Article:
It was my first time seeing Violin Concerto in person, and I think I got to understand it a bit better than what I did from watching the tape. About the first cast (Goh-Cote/Fournier-Colau) I agree with Paquita about pretty much everything . I really liked Goh in the pas de deux section, and for Cote, I'd love if he'd be able to spend some time exploring Balanchine's style a little bit more in the future. It seems like he is instictively drawn to it, but not always clear on the fact that Balanchine really was interested primarily in Stravinsky's music in the formalist sense. I feel Cote is a dancer with such an interesting potential and that may be why it seems natural that he'll develop further. Having said that, I loved his boyish 'folk' attitude which felt so genuine in the last section. And although I said I did like Goh's really interesting musical phrasing in the pas de deux, overall I think she attempted too much to emote, which to me was very distracting. (Simmilar criticism I have for Colau's grinning approach, as well as for Rodrigues and Hodkinson in the other cast, both of whom I revere as dancers, but here I felt that they were smiling in places just because they are there-on stage, not like they were genuinely happy to dance in that section- which would be ok I guess)

In that second cast (Sonia Rodriguez-Nehemiah Kish/ Greta Hodkinson/A. Antonijevic) I was really impressed by Kish's approach which was in moments rough, like he was little bit trying to catch up with the right phrasing so it started looking in places almost non-academic; but because he's very musical dancer, this toghether made an interesting quality that with right fine tuning would make really solid Balanchine sensibility. For Antonijevic and also Sonia Rodrigues I felt they were on the contrary just very academic and correct, (especially in the last section I somehow expected that Antonijevic's Slavic background would help him 'just do it' in that folk-spirited kinda' way. Greta Hodkinson danced beautifuly in the opening scene and in the pas de deux, but as the ballet progressed somehow she seemed to lose that 'in the moment' feel, and just started smiling away and executing choreography. (again, this is one of my very favourite dancers, and I think I just saw her on particular evening)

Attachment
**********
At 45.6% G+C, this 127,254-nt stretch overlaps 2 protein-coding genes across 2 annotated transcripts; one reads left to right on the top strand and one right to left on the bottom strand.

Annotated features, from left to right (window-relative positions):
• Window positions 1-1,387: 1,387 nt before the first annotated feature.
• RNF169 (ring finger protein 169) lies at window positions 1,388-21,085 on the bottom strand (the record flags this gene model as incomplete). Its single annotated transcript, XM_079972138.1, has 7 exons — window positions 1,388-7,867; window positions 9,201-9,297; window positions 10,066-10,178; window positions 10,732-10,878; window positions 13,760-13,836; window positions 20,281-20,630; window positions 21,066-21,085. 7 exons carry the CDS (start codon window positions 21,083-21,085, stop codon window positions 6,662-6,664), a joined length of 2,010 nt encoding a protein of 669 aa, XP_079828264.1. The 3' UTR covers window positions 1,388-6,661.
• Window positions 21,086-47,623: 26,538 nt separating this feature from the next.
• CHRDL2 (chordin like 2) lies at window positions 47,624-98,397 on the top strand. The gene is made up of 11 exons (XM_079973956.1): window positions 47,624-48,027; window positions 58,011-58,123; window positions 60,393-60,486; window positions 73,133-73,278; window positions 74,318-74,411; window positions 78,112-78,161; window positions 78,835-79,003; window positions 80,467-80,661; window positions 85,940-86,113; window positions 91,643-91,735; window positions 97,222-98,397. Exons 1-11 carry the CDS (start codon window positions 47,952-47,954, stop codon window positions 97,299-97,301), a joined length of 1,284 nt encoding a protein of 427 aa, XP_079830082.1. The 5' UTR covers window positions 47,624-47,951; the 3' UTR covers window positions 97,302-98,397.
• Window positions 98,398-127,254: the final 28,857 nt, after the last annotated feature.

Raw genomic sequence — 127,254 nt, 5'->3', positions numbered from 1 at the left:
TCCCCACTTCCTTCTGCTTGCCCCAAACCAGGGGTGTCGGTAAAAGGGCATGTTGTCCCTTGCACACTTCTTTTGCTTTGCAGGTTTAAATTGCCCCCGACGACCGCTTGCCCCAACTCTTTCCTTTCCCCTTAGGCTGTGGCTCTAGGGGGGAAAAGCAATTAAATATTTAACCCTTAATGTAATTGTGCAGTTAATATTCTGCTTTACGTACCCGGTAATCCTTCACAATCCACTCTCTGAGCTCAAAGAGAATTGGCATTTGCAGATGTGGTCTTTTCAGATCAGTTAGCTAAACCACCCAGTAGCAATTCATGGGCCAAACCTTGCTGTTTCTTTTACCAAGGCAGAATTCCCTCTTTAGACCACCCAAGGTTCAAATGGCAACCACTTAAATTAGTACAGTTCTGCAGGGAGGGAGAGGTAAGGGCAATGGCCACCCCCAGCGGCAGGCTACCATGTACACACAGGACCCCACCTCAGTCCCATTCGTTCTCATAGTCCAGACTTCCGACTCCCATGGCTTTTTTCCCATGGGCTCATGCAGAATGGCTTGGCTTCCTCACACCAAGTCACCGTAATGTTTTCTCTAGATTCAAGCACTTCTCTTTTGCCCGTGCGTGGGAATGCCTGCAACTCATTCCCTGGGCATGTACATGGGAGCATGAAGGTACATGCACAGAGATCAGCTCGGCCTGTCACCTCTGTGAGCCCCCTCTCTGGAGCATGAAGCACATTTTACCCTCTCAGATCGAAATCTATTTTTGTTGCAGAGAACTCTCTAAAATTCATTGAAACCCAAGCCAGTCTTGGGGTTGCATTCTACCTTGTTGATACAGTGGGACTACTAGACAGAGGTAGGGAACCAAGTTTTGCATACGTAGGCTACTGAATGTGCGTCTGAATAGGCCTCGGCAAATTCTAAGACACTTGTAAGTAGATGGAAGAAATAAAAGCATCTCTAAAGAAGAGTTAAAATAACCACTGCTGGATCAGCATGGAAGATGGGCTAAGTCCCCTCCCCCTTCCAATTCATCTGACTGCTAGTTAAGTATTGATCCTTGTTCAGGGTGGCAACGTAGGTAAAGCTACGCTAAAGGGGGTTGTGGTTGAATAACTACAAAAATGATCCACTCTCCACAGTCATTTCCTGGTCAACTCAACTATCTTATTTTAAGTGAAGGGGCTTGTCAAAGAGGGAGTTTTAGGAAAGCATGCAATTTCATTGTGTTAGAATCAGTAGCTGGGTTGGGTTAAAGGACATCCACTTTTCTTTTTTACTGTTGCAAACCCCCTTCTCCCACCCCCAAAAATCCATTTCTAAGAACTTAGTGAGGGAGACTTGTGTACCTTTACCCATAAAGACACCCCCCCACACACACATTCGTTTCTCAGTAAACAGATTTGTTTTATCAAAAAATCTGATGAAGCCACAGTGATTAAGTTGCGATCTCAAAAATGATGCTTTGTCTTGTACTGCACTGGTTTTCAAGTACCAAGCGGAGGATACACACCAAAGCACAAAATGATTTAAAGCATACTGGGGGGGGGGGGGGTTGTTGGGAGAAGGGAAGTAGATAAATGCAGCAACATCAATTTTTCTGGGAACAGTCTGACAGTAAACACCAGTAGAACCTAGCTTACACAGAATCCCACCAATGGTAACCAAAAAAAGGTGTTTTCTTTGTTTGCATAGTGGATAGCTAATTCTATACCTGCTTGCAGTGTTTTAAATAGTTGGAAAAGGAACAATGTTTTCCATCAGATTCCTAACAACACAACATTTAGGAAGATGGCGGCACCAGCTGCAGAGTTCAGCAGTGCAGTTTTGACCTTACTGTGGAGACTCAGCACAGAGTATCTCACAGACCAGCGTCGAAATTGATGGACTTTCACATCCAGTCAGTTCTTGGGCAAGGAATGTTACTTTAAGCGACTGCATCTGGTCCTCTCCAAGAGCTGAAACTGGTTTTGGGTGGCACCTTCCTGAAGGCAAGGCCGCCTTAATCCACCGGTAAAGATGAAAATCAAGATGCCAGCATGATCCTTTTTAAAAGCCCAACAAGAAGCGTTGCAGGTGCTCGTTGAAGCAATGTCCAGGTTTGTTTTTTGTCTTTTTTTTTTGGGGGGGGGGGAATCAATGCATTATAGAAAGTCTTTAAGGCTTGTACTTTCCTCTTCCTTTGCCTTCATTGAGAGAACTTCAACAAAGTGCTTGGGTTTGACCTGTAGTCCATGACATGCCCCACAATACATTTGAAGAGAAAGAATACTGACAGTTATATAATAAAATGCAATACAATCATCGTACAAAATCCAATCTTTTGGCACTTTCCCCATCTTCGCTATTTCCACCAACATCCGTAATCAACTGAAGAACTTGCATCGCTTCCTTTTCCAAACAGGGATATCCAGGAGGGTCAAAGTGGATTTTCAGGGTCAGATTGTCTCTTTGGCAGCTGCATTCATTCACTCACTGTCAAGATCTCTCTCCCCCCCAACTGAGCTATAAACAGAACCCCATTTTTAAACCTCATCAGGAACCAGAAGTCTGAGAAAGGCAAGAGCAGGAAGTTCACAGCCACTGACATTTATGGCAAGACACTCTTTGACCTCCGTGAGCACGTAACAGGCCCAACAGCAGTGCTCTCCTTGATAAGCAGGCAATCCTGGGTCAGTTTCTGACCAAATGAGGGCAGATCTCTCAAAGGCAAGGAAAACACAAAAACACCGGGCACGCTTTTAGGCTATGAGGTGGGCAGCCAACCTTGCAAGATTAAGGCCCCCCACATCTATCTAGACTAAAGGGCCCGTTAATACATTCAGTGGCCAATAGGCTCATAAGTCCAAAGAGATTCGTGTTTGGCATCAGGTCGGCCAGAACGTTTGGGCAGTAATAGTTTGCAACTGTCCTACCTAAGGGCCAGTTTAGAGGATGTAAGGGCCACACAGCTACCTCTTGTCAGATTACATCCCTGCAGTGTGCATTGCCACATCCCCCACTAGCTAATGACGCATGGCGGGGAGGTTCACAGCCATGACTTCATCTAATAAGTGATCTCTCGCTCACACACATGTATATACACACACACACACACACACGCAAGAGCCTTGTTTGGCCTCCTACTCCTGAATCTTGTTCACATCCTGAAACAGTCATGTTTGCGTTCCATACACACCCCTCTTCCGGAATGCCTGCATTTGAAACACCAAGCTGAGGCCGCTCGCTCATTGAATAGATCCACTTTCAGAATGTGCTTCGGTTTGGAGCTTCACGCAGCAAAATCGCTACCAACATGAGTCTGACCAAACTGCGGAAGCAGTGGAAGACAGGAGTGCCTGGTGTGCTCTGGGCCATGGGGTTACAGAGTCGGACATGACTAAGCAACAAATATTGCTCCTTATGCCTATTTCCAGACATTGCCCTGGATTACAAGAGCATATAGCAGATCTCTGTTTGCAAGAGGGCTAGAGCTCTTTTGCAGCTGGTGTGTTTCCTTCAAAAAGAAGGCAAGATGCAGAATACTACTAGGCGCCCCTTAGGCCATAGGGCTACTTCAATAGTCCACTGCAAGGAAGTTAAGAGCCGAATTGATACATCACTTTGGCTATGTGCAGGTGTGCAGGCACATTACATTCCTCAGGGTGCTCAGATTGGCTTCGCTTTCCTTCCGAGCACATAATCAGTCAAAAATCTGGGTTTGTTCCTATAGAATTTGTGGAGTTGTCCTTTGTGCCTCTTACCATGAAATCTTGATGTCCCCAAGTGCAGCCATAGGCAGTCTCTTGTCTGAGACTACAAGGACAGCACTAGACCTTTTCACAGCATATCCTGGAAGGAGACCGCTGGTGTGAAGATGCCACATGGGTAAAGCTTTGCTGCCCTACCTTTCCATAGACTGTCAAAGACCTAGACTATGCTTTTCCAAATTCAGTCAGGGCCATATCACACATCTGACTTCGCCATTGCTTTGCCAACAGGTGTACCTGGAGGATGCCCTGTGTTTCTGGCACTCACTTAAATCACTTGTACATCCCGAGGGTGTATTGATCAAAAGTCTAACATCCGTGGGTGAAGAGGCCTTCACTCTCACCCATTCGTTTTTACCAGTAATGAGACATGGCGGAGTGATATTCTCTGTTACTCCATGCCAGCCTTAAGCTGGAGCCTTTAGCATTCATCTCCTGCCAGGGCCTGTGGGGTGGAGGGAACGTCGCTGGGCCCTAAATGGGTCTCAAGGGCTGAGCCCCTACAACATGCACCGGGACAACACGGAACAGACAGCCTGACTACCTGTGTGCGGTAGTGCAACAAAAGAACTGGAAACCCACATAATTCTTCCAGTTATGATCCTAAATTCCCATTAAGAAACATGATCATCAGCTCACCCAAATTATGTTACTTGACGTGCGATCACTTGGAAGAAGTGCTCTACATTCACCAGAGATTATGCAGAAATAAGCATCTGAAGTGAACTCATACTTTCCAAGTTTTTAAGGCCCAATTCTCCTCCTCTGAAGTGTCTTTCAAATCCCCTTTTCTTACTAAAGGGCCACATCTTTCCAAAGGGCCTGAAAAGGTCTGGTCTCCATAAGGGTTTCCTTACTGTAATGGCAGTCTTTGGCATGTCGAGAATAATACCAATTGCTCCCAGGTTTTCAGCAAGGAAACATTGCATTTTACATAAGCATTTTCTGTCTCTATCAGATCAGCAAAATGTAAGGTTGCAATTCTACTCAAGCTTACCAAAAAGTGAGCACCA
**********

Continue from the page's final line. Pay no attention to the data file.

About Giselle: this production (Peter Wright) to me is the most logical First Act I know. Very clear in storytelling in comparison with the Russian Petipa/Lavrowsky production I was before more familiar with. Here a lot of things happen (such as Peasant Pas de D.- actually Pas de Quatre here; that harvest cellebration if I have that correct etc) so many things happen before the Court party appears at all, so once they do, everything works like a good pas d'action and the tragedy quickly unfolds, which builds up drama and really gives nice hartbreaking effect, completely proportionaly accentuated with the mad scene.

What I don't like about Wright's production is the opening of the act II and the entrance of Myrtha/Willis. It's significantly shortened, Myrtha dances the opening scene with the arabesque penchees, but doesn't get to dance those lovely parallel enchenments- too many things happen on an diagonal angle, Moyna and Zulma finish quickly their shortened sections and the travel of Willis seems hastened. (and in here we don't get so many Willis, just 18 which doesn't have such powerful impact in that travelling arabesques)